So, it’s hard to talk about this film because of the discussions being had around the studio itself. People have seemed to put Pixar on this unhealthy pedestal of if they aren’t reinventing the wheel, changing your life in the most impactful way possible, or their films don’t make you cry, then they are lesser. This discussion has popped up again due to how small the scale in story and stakes in Luca are. It’s a more casual slice-of-life/coming-of-age story than something as complex as Soul or Inside Out. Apparently, that’s a bad thing, even though animation fans have wanted to see the big studios take on smaller stories like what you would see in foreign animated films. Well, they finally do it, and while I have some complaints about how it’s handled, I enjoyed my time with Luca‘s story and themes. It was nice to see a big-budget film studio tackle a story that’s mostly about two young characters enjoying and experiencing life. It’s not about saving the world, or the risk of the fish people dying off. It’s two boys who experience the human world. Sometimes, it’s good to have a story scale back its experience. There are still themes of acceptance, discrimination, and so on, but the main deal about this story is the friendship between our two leads. The overall film is built around this, and personally, there is still a lot under the surface with the friendship and those themes of acceptance and discrimination. While they have said there is no romance between Luca and Alberto, you can pick up themes from the LGBTQ+ from how the humans treat the fish monsters and, well, the fish people themselves. Yes, the film is about a close friendship, but there may be some things that were put into the film that comes with the territory.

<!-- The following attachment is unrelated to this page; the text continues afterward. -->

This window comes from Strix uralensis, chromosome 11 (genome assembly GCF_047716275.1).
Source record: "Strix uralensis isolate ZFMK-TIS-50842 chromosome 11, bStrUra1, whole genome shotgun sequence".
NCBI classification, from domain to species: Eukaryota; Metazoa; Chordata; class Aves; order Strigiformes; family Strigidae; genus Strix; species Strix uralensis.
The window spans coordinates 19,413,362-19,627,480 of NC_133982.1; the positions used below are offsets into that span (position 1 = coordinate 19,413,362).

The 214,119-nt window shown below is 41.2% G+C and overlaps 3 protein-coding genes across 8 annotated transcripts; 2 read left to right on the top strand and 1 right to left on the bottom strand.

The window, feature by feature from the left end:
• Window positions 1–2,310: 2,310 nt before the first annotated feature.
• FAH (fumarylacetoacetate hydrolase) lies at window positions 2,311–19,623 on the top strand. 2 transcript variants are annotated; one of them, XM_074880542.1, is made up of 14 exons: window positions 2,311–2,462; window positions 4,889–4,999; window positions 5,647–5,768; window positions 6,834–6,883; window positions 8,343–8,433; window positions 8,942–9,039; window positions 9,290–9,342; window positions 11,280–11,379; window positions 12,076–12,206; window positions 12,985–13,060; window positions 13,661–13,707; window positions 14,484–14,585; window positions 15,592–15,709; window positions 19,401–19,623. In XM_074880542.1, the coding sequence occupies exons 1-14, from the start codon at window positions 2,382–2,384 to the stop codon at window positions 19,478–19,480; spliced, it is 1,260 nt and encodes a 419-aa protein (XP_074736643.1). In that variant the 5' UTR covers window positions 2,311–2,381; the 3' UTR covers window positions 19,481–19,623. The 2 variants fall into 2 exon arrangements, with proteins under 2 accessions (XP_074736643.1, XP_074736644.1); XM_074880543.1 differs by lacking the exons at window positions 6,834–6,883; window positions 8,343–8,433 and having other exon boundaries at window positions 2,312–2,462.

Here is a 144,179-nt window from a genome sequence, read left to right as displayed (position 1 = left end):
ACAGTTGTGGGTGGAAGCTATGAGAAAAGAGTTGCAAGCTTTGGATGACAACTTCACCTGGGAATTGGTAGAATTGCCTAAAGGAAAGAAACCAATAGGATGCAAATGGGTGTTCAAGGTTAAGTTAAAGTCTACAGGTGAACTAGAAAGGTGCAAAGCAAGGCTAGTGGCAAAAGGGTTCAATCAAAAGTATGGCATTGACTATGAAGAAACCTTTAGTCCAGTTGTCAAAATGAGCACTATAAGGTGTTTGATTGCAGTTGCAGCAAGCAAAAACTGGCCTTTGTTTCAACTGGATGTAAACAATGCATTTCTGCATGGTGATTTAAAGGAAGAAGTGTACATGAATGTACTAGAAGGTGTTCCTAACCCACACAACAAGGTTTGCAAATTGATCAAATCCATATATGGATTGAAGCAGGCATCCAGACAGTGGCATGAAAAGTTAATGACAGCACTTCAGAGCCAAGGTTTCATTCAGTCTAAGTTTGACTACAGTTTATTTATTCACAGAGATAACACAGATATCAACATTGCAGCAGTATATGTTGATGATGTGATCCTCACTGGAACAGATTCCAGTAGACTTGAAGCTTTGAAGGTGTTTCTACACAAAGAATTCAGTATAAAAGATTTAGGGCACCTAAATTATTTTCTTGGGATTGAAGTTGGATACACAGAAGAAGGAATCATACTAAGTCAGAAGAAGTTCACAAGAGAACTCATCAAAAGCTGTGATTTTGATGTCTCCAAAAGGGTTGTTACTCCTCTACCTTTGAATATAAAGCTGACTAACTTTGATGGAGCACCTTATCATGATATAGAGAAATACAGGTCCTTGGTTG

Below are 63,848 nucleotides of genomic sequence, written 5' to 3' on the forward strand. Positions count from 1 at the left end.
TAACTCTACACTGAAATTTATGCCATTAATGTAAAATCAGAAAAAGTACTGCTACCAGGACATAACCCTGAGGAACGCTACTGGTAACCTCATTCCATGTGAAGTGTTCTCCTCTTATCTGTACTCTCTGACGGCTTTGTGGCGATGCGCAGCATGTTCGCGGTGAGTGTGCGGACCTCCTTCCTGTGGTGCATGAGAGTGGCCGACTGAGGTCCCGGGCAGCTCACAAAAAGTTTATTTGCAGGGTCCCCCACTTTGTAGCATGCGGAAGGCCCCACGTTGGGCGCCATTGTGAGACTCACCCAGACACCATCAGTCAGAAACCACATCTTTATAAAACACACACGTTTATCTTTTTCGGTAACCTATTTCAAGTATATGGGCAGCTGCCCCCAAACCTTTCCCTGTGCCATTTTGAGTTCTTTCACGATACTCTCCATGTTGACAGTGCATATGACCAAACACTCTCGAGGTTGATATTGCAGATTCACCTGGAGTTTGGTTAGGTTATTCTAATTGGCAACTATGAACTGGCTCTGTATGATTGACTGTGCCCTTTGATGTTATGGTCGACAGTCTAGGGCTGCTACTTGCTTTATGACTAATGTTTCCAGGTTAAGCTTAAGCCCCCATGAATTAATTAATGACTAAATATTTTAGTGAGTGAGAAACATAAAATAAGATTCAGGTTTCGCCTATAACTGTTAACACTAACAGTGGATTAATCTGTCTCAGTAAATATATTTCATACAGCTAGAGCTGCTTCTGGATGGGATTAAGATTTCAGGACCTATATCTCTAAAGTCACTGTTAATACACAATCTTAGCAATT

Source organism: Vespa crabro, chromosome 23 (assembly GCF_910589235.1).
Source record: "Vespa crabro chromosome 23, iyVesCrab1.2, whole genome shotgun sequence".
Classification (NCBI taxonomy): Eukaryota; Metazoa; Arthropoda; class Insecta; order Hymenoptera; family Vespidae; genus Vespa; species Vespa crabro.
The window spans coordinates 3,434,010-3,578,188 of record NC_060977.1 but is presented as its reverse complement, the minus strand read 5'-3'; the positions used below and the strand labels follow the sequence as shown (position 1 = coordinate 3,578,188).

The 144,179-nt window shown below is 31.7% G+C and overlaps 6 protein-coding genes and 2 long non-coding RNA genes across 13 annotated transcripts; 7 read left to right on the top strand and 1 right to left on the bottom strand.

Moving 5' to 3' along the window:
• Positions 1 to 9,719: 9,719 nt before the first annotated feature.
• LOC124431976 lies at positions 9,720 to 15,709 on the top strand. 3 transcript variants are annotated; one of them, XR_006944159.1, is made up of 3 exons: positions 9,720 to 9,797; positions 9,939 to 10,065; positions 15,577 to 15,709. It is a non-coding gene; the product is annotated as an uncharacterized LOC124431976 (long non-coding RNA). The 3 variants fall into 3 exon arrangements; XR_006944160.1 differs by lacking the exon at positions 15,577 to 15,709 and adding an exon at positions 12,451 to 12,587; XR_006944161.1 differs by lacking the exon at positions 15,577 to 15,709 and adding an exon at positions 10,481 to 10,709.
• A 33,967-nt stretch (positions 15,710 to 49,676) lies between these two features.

Animation-wise, Pixar shows why they are on top of their game. I know some people have criticized the art style, but when you ask for Pixar to change things up, well, this is what you get when you ask them to do such a thing. I found it charming, and it has its little animation details that it can call its own. I saw it used more cartoony blurring movements during some moments, and the mouth movements are pulling more from some modern cartoons. I adored the swimming animation when Luca is a fish monster, and I could go on about how they accurately catch the nervous mannerisms of a fish when Luca is hesitant to go to the surface. It reminds me of a bunch of times being in shallow water and watching fish come up to me to either check me out or nip at my skin. The designs are quite appealing, and the transition between fish and human forms is so fun to watch. The human designs are also pretty fantastic with a look that I can’t pinpoint with any other Pixar film. It shows how far we have come from 1995 to now with CGI animating humans. The visuals are quite lovely as, whether it’s accurate or not, how they portrayed a small coastal town in Italy, and the dream sequences are just a delight for the eyes. Casting-wise, I very much enjoyed who they hired. Sure, it’s odd that they didn’t stack the cast with all Italian actors due to the setting and such, but they all do a pretty good job at capturing their character’s personalities and mannerisms. I mean, when you have a cast that has Jacob Tremblay, Jack Dylan Grazer, Emma Berman, Saverio Raimondo, Maya Rudolph, Marco Barricelli, Jim Gaffigan, Peter Sohn, Marina Massironi, Sandy Martin, and Sacha Baron Cohen, then you know that the cast will be pretty good. The soundtrack though, oh my goodness, the soundtrack is ear-pleasing to the nth degree! It’s one of the best soundtracks of a Pixar film ever with a mix of music composed by Dan Romer, who also composed the music for Beasts of the Southern Wild, Beasts of No Nation, and Wendy, but the soundtrack is also filled with plenty of Italian pop that blends in with the film to make for a distinct experience.